We went into the Marquee Bar out of the way, and it was obvious that the other people present had the same opinion of the singer that I did, as we could still hear her wailing and ululating her way through her repertoire every time the door opened. There was a brief respite as she took her break for half an hour or so, before starting again. We decided to go somewhere out of earshot.

We went back to our cabin briefly before going up to the Lido lounge where a lady who impersonates Titanic survivor Mrs Margaret Brown was doing a talk called “The Unsinkable Molly Brown”. It was only 1.30pm and she was not due on until 2.00pm but the place was already packed and we could only get a seat fairly near the back, at the left hand side. However, we got the usual supply of extremely inconsiderate and selfish people, arriving late and then grabbing chairs from outside, bringing them into the lounge and then plonking them down right in front of people who’d made the effort to be there in good time. It absolutely infuriates me and we come across this sort of behaviour time after time. It meant that, from where I was sitting, I had gone from an impeded view to now no view at all. Really annoying. I decided to leave as I couldn’t see anything and it just spoilt it for me.

However, we managed to get a good seat in the Neptune Lounge afterwards for the Question and Answer session with some of the speakers we had listened to on this voyage so far. The panel consisted of Philip Littlejohn, Susie Millar, Senan Moloney, Ron Warwick and Charles Haas. It was immensely interesting as the members of the audience were invited to take the microphone and put their questions to the panel. There was a wide range of questions from all nationalities and it really illustrated the panel’s knowledge of the people and the events of the Titanic as there was not a question remained unanswered. From my perspective, I was very pleased to hear the ridiculous myths and conspiracy theories that have sprung up in recent years about the Titanic firmly refuted and dispelled. A few of them: the rivets and steel used were inferior (untrue), an unusual phase of the moon affected the tides (untrue), it was really the Olympic and not the Titanic that sank (untrue). In each case the members of the panel were able to argue, convincingly why these stories were just so farcical.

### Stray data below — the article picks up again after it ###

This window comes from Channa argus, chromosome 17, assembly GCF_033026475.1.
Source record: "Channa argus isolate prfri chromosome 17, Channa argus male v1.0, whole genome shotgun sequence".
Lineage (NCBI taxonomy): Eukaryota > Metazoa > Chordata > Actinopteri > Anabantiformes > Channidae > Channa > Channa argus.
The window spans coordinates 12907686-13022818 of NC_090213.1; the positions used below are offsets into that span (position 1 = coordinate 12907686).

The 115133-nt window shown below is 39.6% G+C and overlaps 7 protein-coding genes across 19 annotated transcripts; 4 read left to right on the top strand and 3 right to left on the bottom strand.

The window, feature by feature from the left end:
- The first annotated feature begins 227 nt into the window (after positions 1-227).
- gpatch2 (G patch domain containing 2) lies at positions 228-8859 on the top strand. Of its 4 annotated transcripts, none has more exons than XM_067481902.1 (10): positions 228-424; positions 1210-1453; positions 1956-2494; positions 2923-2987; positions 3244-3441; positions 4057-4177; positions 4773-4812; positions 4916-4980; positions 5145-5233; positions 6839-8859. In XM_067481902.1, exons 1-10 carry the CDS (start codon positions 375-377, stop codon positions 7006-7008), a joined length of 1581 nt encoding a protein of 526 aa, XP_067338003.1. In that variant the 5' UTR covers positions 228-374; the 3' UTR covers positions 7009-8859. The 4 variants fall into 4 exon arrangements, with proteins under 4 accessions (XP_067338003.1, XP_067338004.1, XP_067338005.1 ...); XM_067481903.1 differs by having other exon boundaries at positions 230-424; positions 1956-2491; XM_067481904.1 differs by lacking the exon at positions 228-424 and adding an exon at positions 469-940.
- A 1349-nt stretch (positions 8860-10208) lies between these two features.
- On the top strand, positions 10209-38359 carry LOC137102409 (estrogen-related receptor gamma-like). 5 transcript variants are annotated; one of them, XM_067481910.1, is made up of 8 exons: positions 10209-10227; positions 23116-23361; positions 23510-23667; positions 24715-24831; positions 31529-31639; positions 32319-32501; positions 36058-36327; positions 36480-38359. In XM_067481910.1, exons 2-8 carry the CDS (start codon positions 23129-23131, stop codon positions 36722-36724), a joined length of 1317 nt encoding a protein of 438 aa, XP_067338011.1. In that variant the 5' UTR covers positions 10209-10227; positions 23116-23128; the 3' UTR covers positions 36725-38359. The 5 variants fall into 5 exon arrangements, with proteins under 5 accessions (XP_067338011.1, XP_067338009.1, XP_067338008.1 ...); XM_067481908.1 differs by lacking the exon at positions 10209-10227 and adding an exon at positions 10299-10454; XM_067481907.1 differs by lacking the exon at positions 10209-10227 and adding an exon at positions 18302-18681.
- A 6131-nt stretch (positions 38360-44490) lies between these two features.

We passed the afternoon pleasantly before getting changed for dinner and going along to the Ballindalloch restaurant, where we had a full house at table #61. As ever, we enjoyed a sumptuous meal in excellent company; the wine and the conversation flowed until, fully sated, we hot-footed it along to the Neptune lounge for the evening’s entertainment, a comedy pianist called Colin Henry.

The comedian was absolutely hilarious; at least the Brits thought so although I suspect some of our transatlantic friends may have had a little trouble with the Lancashire humour. 🙂 He was also a very talented pianist and his pièce de résistance was standing on his head, back to the piano, resting his legs on the top of the instrument then playing a note perfect tune upside down. Apparently he’s in the record books for this. He also played an excellent rendition of Addinsell’s Warsaw Concerto, a piece of music which I love and which is completely underrated.

We finished the evening off by going, as usual, to the Lido lounge for a singing quintet who were very pleasant, before having a nightcap and then off to bed. It didn’t take us long to fall asleep tonight, lulled by the Balmoral’s gentle rocking among the vast seascape of the Atlantic.